Rigo Perez '17 participated in a photo shoot during First-Gen Week in 2016.

Courtesy of Sofia Da Silva '18

Rigo Perez '17 participated in a photo shoot during First-Gen Week in 2016.

February 15, 2018

First Generation Student Union Calls On Cornell to Review Legacy Admissions Practice

Print More

The First Generation Student Union signed a letter released on Wednesday asking Cornell and other universities to reconsider the role of legacy status in admissions decisions.

The EdMobilizer Coalition, composed of FGSU, the Princeton Hidden Minority Council and 11 other organizations at various elite universities, issued a letter that asks universities to “re-evaluate the purpose” that legacy preferences have in college admissions. The coalition is also asking the universities to make committees that can study this issue.

According to Cornell’s Class of 2021 profile, 16.5 percent of the Class of 2021 are children and grandchildren of Cornell alumni, compared to 13 percent of the Princeton University’s Class of 2021 who are alumni children and 11.9 percent of Yale University’s Class of 2021 who have a “legacy affiliation,” according to their respective admissions departments.

“As a matter of transparency, we are specifically asking our universities to make all internally written admissions policies and data about legacy treatment public and to charge a joint committee of students, alumni and administrators to re-evaluate its use,” the letter stated.

Mayra Valadez ’18, president of FGSU and director of university partnerships for EdMobilizer, said the letter is asking for the universities involved to consider “the fairness” of legacy admissions policy.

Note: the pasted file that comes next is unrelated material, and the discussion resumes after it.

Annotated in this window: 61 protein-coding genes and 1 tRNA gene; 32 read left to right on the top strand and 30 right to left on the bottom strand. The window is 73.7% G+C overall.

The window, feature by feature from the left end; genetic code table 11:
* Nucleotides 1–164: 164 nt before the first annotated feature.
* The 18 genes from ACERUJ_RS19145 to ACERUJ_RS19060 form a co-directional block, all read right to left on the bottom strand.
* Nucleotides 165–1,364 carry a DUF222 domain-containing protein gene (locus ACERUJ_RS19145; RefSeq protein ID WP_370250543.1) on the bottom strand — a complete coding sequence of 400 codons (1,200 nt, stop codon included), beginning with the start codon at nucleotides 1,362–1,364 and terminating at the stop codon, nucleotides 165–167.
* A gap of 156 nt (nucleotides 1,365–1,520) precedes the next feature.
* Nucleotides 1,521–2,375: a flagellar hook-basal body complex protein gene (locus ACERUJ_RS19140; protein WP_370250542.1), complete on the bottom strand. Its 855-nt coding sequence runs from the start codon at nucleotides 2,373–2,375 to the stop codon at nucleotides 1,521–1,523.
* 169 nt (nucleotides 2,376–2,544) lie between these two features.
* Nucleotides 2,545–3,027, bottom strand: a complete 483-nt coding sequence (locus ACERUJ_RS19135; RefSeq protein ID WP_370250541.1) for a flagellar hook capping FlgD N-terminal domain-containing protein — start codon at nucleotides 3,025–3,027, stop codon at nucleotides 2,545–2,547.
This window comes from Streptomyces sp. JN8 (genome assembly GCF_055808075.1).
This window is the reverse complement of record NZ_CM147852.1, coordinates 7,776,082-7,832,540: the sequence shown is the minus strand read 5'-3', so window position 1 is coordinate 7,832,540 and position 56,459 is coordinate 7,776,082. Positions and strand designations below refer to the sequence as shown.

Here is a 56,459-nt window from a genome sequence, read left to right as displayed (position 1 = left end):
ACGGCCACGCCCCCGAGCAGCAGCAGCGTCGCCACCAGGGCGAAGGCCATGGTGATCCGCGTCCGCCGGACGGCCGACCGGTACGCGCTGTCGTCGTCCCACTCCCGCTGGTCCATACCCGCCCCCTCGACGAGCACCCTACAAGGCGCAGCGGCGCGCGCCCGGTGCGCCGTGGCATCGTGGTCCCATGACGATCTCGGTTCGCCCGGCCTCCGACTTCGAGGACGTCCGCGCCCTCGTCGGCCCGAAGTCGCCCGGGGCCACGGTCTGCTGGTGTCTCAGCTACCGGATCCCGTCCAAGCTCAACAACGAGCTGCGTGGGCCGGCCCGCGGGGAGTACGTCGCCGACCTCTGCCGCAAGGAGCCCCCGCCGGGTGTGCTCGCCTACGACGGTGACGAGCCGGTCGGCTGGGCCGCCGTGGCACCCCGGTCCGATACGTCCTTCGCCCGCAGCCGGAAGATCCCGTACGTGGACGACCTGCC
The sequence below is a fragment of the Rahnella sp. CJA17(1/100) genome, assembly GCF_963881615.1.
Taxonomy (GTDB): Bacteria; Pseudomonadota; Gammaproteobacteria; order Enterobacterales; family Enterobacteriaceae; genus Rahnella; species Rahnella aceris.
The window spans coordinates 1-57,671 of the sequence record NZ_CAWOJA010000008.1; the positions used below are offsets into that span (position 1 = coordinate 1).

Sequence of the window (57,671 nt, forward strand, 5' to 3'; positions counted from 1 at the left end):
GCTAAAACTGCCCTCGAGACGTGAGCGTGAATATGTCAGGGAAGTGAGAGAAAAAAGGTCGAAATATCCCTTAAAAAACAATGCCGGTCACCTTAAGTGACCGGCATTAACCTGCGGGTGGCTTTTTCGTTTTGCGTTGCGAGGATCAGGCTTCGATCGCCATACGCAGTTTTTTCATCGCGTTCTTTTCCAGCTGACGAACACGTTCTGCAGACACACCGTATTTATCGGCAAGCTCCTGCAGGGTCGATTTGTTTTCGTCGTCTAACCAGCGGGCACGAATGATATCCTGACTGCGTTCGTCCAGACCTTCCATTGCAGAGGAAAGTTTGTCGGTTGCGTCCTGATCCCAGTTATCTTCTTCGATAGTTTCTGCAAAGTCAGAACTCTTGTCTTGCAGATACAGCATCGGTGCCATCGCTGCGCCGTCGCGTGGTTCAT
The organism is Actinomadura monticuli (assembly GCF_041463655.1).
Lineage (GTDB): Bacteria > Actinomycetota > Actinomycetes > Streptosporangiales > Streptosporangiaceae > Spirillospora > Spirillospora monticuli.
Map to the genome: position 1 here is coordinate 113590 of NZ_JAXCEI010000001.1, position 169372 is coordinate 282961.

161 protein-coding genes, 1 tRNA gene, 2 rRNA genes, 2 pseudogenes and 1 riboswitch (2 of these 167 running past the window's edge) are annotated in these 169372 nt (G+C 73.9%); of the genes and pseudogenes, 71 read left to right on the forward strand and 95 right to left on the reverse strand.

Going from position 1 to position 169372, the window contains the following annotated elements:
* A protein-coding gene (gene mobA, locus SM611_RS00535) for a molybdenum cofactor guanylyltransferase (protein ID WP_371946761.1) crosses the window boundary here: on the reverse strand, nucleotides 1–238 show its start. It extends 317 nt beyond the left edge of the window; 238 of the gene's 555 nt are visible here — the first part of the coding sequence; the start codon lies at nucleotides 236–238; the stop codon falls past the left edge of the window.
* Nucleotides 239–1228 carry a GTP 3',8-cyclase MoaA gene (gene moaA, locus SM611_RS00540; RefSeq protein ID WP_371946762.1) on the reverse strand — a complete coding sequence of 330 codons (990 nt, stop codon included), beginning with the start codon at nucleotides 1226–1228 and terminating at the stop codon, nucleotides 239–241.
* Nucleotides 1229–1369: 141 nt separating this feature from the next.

“As research shows, this policy is essentially affirmative action for the rich and for the white,” Valadez said.

The coalition strongly rebuked the claim that legacy students are necessary to ensure universities receive sufficient donations from alumni.

“What research shows is that there is no correlation between legacy admissions policies and a University’s donations from alums,” Valadez said. “But what it does suggest it that this is essentially an easier way for wealthier students to gain admission.”

Katie Forkey ’19, whose parents attended Cornell as undergraduates, discussed some of the arguments for why legacy status is considered in admissions.

“They bring something to the campus that’s unique because they have a special connection to the school,” Forkey said.

She also talked about how legacy status may indicate whether or not an admitted student will choose come to Cornell.

“From the admissions officer’s perspective, they’re looking to admit people who are actually going to come if they’re admitted,” she said. “And I think having a legacy status gives you a way of showing the school, ‘I’m really interested in you. I have connection to you and I really do want to come here.’”

The University said they do not currently have a comment on the letter.

Valadez said she hopes this movement looking at legacy admissions spreads to more universities.

“Although this letter only has 12 universities currently signed on, we hope that in the coming days and weeks, we get a lot more interest from other universities that we don’t currently have connections to,” she said.